Posted on Sunday, November 15th, 2009 by Hunter Stephenson
We were beginning to wonder if Leaves of Grass, a pot comedy thriller starring Edward Norton in the role(s) of identical twins, had hit a buzz or release snag. Or worse: try to recall the actor’s Pride and Glory from last year. But judging by this new, rapid-clip trailer, complete with Norton pronouncing “crystal meth” in a thick country accent, Leaves might have yielded a nice return on a visual gag so infamously exploited by Van Damme actioners. Add in wretched black light posters, scenes with Susan Sarandon as the twins’ knowing mom, and Richard Dreyfuss channeling Nic Cage’s iguana rage, and it’s worth a laugh.
Here is the official plot synopsis, which we posted last summer. At first I was inclined to add a spoiler warning, but nothing is revealed herein that is not evident in the trailer: “Edward Norton is Bill Kincaid, an Ivy League classics professor, who returns to rural Oklahoma to bury his dangerously brilliant identical twin brother, only to discover that the brother he believes to have been murdered has lured him home to involve him in a doomed plot against a local drug lord (Dreyfuss). Before Bill can flee, he’s implicated in a murder, and his life has become completely unraveled…”
The film is written and directed by Tim Blake Nelson, who appears in the truck with Norton at the end of the trailer. If you recognized his face, Nelson has acted in a fair amount of films including Syriana, Fido, and Wonderland. He also previously helmed 2001′s O, a modern update of Othello belonging to that long-passed crap-cycle of Shakespeare adaptations high on “MTV street cred.” I’m not holding the film against him though, especially after reading the uncharacteristically enthusiastic review of Leaves on The Playlist (seemingly one of the few sites to catch this at the Toronto International Film Festival). They go on to call Leaves “very brilliant,” “incredibly well-written,” and “anything but a fun, simple stoner comedy.” Also co-starring are Keri Russell, and Melanie Lynskey, who remains best known for “Rose” the “insane stalker” on Two and a Half Men, but received kudos for her roles this year in Up in the Air and The Informant! Anything to escape that show’s obscenely rich kid.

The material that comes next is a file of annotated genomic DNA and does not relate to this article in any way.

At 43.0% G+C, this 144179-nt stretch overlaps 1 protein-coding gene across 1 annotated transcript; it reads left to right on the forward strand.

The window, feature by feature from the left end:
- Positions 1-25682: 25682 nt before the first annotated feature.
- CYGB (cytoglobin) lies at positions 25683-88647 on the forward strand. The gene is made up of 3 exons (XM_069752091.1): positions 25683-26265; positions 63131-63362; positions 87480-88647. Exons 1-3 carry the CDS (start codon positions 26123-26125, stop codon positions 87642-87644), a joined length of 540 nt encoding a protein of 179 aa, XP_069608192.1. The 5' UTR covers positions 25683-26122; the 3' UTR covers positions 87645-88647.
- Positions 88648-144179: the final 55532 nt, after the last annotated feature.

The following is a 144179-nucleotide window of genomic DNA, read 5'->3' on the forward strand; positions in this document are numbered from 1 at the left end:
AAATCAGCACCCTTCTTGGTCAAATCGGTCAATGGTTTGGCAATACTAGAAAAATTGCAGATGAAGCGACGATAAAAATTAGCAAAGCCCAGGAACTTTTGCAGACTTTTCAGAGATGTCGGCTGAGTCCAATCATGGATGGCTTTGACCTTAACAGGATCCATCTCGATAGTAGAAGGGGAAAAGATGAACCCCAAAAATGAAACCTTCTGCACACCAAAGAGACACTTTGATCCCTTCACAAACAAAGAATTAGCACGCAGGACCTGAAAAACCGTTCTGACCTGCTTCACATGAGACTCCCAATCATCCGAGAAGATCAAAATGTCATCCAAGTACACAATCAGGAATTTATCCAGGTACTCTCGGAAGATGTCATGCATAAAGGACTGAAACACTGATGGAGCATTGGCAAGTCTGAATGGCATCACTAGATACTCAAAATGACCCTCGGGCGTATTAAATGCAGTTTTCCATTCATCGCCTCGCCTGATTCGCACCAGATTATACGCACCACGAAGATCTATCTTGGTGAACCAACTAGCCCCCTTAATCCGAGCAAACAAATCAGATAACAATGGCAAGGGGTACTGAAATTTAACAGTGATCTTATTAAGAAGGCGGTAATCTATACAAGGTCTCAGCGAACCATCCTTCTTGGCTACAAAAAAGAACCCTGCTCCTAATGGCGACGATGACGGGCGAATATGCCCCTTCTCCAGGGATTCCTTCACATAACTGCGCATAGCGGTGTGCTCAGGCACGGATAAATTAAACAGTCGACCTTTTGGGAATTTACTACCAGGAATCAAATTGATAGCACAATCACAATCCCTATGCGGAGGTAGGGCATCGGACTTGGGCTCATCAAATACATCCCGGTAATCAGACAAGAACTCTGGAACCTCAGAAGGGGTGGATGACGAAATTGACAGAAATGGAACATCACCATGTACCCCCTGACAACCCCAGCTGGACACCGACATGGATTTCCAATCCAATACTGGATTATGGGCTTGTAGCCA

More than two years ago, Norton was reluctant to read Nelson’s script, but he later professed to the trades: ”I liked it so much, and felt so strongly that it was a film Tim understood to his core, that I took it to my partners and suggested we produce it. This is exactly the kind of personal filmmaking that we set out to support.” One can sense how much he digs the material just from the footage seen here. If a film didn’t gel or challenge him, the reverse vibe is usually immediate (and there are usually articles in the press to support it).
No offense to fans who wish to see Norton in The Avengers—actually, who cares?—but I’d much rather see him, yeah, create original material that lasts long after the CGI is moaned over. All of the drama on The Incredible Hulk likely sapped a few great performances from his filmography, and with many critics citing The 25th Hour as one of the decade’s best films—and it’s easily one of the best 50—that’s a damn shame. Another Norton film that we’ve heard surprisingly little about is his reunion with Robert De Niro as a plotting convict in Stone: promo trailer here.
For some reason, Leaves of Grass is without distribution stateside, but a release is listed on IMDB for December 25th.Odd. Let us know what you think of Norton as a mischievous stoner and a worried square in the comments.